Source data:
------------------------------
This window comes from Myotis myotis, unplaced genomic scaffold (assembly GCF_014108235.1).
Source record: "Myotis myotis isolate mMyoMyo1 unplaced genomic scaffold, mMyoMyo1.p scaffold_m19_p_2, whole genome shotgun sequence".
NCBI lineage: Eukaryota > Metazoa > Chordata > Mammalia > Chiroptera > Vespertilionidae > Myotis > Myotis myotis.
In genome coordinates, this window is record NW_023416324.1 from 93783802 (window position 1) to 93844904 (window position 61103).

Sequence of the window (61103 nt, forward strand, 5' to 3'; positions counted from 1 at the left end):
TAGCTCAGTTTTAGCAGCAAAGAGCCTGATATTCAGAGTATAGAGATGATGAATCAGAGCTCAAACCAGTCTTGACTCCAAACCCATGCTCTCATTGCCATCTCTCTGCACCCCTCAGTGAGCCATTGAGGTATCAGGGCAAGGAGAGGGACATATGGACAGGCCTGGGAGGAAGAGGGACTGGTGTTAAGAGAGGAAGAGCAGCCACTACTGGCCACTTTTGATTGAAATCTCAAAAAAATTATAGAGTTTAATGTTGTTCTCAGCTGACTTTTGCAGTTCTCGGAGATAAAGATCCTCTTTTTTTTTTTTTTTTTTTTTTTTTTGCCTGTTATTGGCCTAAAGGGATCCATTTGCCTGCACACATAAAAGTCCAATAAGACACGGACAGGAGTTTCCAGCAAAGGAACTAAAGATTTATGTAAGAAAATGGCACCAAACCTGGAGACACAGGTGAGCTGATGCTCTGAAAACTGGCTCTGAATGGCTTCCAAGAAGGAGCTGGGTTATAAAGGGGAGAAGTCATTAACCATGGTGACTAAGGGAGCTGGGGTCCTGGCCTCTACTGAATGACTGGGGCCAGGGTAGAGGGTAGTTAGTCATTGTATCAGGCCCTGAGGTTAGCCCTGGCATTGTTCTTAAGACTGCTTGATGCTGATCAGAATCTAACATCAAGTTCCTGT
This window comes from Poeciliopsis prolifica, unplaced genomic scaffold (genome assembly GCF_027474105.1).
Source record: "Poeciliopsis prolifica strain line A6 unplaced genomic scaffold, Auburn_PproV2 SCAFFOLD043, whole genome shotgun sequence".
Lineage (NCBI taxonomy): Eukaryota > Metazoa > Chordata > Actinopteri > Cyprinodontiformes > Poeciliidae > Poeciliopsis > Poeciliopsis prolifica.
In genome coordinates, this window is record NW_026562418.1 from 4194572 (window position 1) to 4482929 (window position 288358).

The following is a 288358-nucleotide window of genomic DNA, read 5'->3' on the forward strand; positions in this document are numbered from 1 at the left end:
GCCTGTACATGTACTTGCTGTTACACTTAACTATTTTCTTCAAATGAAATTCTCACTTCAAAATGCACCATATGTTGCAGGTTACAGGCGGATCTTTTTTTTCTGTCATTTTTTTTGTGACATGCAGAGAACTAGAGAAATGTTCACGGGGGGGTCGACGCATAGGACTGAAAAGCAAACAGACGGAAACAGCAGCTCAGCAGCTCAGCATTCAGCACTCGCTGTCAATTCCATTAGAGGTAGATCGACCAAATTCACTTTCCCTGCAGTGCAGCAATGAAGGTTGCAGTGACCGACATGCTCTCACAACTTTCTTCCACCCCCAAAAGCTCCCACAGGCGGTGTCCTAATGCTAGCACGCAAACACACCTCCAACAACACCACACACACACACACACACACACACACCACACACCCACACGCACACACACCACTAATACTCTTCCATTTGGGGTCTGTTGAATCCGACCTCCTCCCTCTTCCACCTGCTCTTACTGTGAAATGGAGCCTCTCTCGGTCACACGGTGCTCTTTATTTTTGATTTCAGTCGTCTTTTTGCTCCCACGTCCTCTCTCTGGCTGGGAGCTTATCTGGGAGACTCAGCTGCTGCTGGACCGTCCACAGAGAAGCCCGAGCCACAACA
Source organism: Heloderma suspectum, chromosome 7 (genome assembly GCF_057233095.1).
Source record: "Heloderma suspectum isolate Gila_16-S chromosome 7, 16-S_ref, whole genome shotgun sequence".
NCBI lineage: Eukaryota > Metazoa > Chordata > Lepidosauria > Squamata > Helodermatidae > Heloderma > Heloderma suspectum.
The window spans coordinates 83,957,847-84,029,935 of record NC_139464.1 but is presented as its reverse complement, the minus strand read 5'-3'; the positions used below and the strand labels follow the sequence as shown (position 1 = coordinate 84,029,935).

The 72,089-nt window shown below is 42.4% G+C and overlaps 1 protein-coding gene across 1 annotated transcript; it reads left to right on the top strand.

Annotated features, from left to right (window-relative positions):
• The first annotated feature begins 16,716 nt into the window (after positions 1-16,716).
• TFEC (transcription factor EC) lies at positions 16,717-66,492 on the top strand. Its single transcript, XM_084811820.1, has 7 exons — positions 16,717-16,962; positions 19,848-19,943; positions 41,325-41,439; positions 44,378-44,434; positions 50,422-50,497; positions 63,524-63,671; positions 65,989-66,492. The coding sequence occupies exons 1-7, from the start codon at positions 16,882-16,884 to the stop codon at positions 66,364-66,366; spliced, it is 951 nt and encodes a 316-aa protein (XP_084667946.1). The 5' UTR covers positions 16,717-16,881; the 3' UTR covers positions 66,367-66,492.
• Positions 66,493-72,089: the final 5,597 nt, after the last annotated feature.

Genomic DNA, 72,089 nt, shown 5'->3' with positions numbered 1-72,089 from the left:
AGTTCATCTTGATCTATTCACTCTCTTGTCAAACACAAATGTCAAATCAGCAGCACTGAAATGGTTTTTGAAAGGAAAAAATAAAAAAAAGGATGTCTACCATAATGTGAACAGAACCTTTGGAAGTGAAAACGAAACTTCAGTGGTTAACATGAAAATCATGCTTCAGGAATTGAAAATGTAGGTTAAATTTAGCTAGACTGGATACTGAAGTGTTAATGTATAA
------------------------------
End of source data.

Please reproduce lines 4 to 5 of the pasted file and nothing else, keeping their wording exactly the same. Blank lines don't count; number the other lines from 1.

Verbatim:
In genome coordinates, this window is record NW_023416324.1 from 93783802 (window position 1) to 93844904 (window position 61103).

Sequence of the window (61103 nt, forward strand, 5' to 3'; positions counted from 1 at the left end):